While drinking my routine cup of coffee in Emporium yesterday, my eyes lingered for a minute on the bright red flag near the window that reads “Antioch alive!” I remember thinking “Yeah… It is for now. But for how long?”
In spirit, the campus appears pretty dead right now; students and faculty are trying to secure a future at other institutions and alumni throughout the country are once again left without agency.
Every time I have to think bout it, it makes me angry, because it wouldn’t have been necessary. How great it would have been if we would have come out of this victorious. Students and faculty were ready to rebuild and welcome the future generation of quirky, dedicated Antiochians to “the school that lived.” Hundreds of formerly estranged alumni, high on a drug called “achieving the unachievable” and the sheer magnitude $18 million raised in 125 days, were ready to go out and spread the gospel that Antioch College is open for business and accepting first year applications from all those who dare.
Yet here we are: we are not accepting first years, we cannot go to high schools and fairs and recruitment for students seeking a four-year degree is off the table even after OBR review in the spring. I remember the disbelief when Andrzej presented this in AdCil a couple of weeks ago.
I guess this leaves us with the option of putting up a booth in front of Sinclair in the hopes that transfer students from community colleges are not going to be bothered by the fact that our faculty are still collectively fired coming June 30.
But the frustrating thing about this godforsaken malaise is that it is NOT the OBR or NCA that are being difficult. A recent article in the Yellow Springs News underlined once again what many had expected all along. It is not the bureaucratic jaws of the degree and accreditation agencies that are eating our victory alive. As so often in the history of the marriage between the university and the college, it is once again the University that is sabotaging the college in shaping its own destiny.
If what Andrzej has presented to AdCil and its subcommittees is true, the only thing that could hold us from recruiting first year students is the OBR’s need of assurance that the college can provide incoming freshmen the same program and support four years from now that it could today. With thousands of newly invigorated alumni and a major capital campaign on the move, this hardly seems a problem. In the mean time, the OBR is asking the University Board, as the holder of the fiduciary responsibility for the entire university, to stand behind the school that just achieved a minor miracle and ensure their support. They, however, refuse to take responsibility for the college, hiding even deeper behind the veil of financial instability and responsibility to the University as a whole.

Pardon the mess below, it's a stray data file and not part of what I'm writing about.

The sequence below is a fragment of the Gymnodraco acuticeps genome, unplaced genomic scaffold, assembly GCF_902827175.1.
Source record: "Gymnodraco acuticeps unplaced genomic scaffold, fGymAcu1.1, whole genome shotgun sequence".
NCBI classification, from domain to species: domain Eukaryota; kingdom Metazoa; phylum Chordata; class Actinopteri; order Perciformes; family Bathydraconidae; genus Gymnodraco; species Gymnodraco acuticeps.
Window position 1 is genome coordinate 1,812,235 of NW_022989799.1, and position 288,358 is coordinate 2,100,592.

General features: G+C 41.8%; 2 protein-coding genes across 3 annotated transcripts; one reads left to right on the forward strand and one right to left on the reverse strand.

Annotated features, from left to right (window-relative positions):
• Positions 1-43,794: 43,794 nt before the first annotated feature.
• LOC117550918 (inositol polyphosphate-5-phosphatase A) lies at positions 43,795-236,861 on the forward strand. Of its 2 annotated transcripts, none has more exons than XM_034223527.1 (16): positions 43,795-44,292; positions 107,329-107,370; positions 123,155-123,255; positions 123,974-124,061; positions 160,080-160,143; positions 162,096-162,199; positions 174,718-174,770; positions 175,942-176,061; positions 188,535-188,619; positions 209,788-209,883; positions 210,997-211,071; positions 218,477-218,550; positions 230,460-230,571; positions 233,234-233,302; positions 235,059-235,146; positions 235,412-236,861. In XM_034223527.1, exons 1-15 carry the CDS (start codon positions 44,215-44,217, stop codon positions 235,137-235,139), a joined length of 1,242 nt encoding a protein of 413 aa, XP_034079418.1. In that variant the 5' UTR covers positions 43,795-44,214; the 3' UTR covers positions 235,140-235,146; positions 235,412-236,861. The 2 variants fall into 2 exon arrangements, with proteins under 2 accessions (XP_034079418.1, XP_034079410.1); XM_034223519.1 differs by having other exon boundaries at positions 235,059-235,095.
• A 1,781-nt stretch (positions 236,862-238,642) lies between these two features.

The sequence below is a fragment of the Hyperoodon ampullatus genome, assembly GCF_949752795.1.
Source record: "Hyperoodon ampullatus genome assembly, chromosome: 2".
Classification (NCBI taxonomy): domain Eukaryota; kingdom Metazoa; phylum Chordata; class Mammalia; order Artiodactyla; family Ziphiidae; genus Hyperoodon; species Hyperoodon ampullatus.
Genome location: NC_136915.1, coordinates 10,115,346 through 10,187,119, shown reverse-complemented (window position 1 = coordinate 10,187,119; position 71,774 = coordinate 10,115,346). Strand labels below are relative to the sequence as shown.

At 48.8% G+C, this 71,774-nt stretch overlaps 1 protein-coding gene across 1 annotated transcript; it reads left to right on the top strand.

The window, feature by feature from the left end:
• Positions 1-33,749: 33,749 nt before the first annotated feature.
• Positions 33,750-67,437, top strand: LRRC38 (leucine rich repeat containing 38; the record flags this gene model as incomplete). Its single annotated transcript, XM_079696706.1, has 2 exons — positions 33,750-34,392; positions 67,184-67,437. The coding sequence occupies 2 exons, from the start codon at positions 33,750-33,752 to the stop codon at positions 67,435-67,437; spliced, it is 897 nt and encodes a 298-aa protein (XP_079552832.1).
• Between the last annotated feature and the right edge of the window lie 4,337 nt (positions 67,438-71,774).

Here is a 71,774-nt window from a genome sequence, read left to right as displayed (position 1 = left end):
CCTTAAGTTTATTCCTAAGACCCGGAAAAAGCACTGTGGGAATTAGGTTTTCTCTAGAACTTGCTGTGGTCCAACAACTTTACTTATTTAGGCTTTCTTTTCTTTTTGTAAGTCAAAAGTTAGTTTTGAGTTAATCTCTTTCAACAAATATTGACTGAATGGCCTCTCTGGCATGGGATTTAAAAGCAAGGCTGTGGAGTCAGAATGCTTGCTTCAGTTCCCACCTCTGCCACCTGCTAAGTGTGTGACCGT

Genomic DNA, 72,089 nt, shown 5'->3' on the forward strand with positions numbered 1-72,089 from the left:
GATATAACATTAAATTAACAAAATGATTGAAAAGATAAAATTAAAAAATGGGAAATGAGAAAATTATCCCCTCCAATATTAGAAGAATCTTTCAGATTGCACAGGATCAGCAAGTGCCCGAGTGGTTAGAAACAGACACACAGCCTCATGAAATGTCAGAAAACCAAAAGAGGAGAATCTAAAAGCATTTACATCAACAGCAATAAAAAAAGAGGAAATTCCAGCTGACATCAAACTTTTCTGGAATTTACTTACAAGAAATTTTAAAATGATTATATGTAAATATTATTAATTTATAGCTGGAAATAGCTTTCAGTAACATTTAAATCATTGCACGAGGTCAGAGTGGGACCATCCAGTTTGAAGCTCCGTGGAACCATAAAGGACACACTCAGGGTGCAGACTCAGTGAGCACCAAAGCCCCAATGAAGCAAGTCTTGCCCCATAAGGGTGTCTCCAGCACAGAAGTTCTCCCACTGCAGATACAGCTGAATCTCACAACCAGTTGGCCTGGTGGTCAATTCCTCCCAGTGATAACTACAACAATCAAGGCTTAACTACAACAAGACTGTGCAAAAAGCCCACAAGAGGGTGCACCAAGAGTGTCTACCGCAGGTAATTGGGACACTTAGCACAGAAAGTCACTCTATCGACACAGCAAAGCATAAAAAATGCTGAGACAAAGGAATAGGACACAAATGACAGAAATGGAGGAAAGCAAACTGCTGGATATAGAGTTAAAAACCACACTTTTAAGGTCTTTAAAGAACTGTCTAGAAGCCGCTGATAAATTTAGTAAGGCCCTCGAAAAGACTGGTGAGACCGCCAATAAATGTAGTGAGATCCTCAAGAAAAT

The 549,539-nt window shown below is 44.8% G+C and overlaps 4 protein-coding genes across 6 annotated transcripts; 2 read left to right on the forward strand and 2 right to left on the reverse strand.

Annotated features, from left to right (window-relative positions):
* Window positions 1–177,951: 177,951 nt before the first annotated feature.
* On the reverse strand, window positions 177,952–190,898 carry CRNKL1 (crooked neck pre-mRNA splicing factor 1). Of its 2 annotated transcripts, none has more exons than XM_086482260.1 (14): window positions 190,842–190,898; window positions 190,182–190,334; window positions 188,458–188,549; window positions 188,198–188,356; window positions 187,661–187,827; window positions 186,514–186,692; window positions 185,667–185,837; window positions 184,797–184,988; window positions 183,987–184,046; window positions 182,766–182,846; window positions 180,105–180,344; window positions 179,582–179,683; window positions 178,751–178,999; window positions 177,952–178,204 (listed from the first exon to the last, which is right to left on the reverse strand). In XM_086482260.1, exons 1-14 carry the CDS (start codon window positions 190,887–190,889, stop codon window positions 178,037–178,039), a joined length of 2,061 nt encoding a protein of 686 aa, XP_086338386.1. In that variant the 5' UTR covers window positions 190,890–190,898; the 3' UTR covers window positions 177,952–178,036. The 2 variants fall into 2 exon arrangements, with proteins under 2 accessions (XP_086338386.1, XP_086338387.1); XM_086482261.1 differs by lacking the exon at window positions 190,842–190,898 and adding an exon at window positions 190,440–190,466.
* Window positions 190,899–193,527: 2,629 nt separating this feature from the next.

All the while a fresh group of able, willing people is ready to take on that responsibility on a separate board for the college. Unfortunately, this is not enough.
Regardless of donors in New York demanding full fiduciary responsibility for the college, it appears that this is at least temporarily impossible as long as the college is part of the University. As long as we are part of the structure, accrediting agencies will always ask the University Trustees to do their job and roll up their sleeves to stick up for the college. And all that the majority of the current trustees are doing is stand on the side lines and watch.
There needs to be a change of culture and attitude in the highest ranks of the university, including the current board of trustees, to make a turn around possible for the college. Reading the apathy with which this university administration has treated major donors to the college revival until this week, (none of the six major donors had received as much as a thank you from either the chair of the Board or the Chancellor) asking for the current board to resign and bring in a new University Board together with the inauguration of the college Board seems the only logical choice for the college community moving forward to shaping its own future.